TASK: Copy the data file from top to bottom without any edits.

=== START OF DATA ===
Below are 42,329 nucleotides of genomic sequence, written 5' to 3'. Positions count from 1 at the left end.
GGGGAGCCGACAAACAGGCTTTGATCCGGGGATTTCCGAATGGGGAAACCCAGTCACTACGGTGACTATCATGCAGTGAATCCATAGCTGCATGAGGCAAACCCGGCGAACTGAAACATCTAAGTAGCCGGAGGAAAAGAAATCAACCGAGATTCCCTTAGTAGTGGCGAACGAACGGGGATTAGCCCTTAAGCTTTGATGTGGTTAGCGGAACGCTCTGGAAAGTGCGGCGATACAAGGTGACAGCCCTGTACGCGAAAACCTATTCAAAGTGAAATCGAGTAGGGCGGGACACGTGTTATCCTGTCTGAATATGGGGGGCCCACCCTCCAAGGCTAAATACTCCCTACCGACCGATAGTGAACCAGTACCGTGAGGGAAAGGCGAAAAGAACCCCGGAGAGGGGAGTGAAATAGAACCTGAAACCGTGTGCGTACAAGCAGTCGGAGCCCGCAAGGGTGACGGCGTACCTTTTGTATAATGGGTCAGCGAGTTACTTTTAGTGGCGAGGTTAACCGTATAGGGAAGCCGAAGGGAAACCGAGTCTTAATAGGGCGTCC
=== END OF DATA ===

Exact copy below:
Below are 42,329 nucleotides of genomic sequence, written 5' to 3'. Positions count from 1 at the left end.
GGGGAGCCGACAAACAGGCTTTGATCCGGGGATTTCCGAATGGGGAAACCCAGTCACTACGGTGACTATCATGCAGTGAATCCATAGCTGCATGAGGCAAACCCGGCGAACTGAAACATCTAAGTAGCCGGAGGAAAAGAAATCAACCGAGATTCCCTTAGTAGTGGCGAACGAACGGGGATTAGCCCTTAAGCTTTGATGTGGTTAGCGGAACGCTCTGGAAAGTGCGGCGATACAAGGTGACAGCCCTGTACGCGAAAACCTATTCAAAGTGAAATCGAGTAGGGCGGGACACGTGTTATCCTGTCTGAATATGGGGGGCCCACCCTCCAAGGCTAAATACTCCCTACCGACCGATAGTGAACCAGTACCGTGAGGGAAAGGCGAAAAGAACCCCGGAGAGGGGAGTGAAATAGAACCTGAAACCGTGTGCGTACAAGCAGTCGGAGCCCGCAAGGGTGACGGCGTACCTTTTGTATAATGGGTCAGCGAGTTACTTTTAGTGGCGAGGTTAACCGTATAGGGAAGCCGAAGGGAAACCGAGTCTTAATAGGGCGTCC